Barry Thompson had been in Winton for the drought and after the floods he knew he had to come back.
"I was in Richmond in 2014, Hughenden in 2015, and Winton in 2016 doing drought recovery work," he said.
"When the floods hit I thought, I know the people up there, I better go and help them."
An army of volunteers scrambled to get to north west Queensland to lend a hand in the wake of the floods.
Mr Thompson travelled almost 2,500 kilometres from his home in Mount Gambier, South Australia, to coordinate the Winton camp for Blaze Aid.
He helped coordinate previous drought recovery efforts for Blaze Aid in outback Queensland, forging a love for the region that brought him back after the floods.
"It's an area that I really do enjoy," he said.
"When we were doing drought work we helped people around their homesteads and that sort of stuff, doing stuff they couldn't afford or just didn't get around to.
"This time it's more focused on what was damaged in the floods, with a bit of the other stuff as well."
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Many volunteers have a similar story to Mr Thompson's, travelling massive distances with nothing but the promise of a hard day's work at the end of the road.
Blaze Aid volunteer Jenny White drove across the Nullarbor from her home in Esperance, Western Australia, to join the camp at Cloncurry.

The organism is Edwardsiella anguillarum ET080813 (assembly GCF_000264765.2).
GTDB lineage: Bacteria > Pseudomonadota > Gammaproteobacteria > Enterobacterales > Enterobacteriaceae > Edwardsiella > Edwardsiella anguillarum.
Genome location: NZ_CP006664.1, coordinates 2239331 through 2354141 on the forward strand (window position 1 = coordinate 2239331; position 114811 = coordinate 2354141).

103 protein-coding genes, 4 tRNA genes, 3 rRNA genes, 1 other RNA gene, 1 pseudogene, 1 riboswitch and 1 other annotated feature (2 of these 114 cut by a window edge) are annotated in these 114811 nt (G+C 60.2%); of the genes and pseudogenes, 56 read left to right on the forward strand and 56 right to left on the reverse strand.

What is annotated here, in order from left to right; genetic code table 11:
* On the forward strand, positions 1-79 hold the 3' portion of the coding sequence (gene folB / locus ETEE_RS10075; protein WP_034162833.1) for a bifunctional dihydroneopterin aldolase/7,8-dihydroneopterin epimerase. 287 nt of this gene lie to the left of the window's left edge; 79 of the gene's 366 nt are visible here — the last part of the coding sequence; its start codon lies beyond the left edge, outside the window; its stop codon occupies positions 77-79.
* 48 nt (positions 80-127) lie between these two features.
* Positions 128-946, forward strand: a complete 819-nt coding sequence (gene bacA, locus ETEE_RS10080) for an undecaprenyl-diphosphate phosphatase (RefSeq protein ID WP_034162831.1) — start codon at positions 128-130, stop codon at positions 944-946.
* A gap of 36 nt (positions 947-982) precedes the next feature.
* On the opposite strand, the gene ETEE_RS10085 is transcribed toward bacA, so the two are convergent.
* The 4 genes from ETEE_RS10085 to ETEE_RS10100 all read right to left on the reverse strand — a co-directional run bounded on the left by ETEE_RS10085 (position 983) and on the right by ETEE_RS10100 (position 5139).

"My friend and I volunteered in 2015 after the big Esperance fires," she said.
"We formed some really good friendships, and when we heard of the disaster over here, we thought, 'What the hell. Let's pack up and go'."
With most station owners busily mustering around Cloncurry, Ms White said volunteers in that area had been focused on helping around the homestead.
"The people are maybe a bit hesitant at first, just because they don't know us. But the next thing you know it's afternoon tea and everyone is confiding in one another and listening and helping out."
Cloncurry camp coordinator Christine Male made the trip with her husband John from Gippsland in Victoria.
"You start talking to the people, and you develop a rapport with them, and your heart breaks for them," she said.
"What is important to remember is that the flood was preceded by six or seven years of drought.
"There was hardship, and really tough times, and then euphoria when the rain came, and then the devastation of it not stopping.
"It must've been one hell of a rollercoaster."
Students show their mettle
The graziers around Winton were initially a little reluctant about the help being offered by students from A.B Paterson College on the Gold Coast.
But any doubts were put to bed after the students put up more than 50 kilometres of fencing in the space of a week.
Twenty-two students and 10 adults made the trip to Winton to volunteer with flood recovery efforts.
Blaze Aid Winton camp coordinator Barry Thompson said the town was quickly impressed by the students' work ethic.
"In a week we did 50 kilometres of fencing - pulling up and straightening old stuff, and putting up new fencing as well. It was just great," he said.
College director of operations Tim Grosser said it was one of the best things he had been involved in across 25 years of teaching.
"The feeling when we arrived was some people were a bit hesitant to have school kids from the Gold Coast out on the farm.
"But after a day or two, word had travelled around and they were wanting us to go and work on other places."
Queensland Country Life has documented this story and plenty of others in our souvenir edition available on Thursday, May 30.
Be sure to pick up your copy to commemorate this monumental event in our state's history.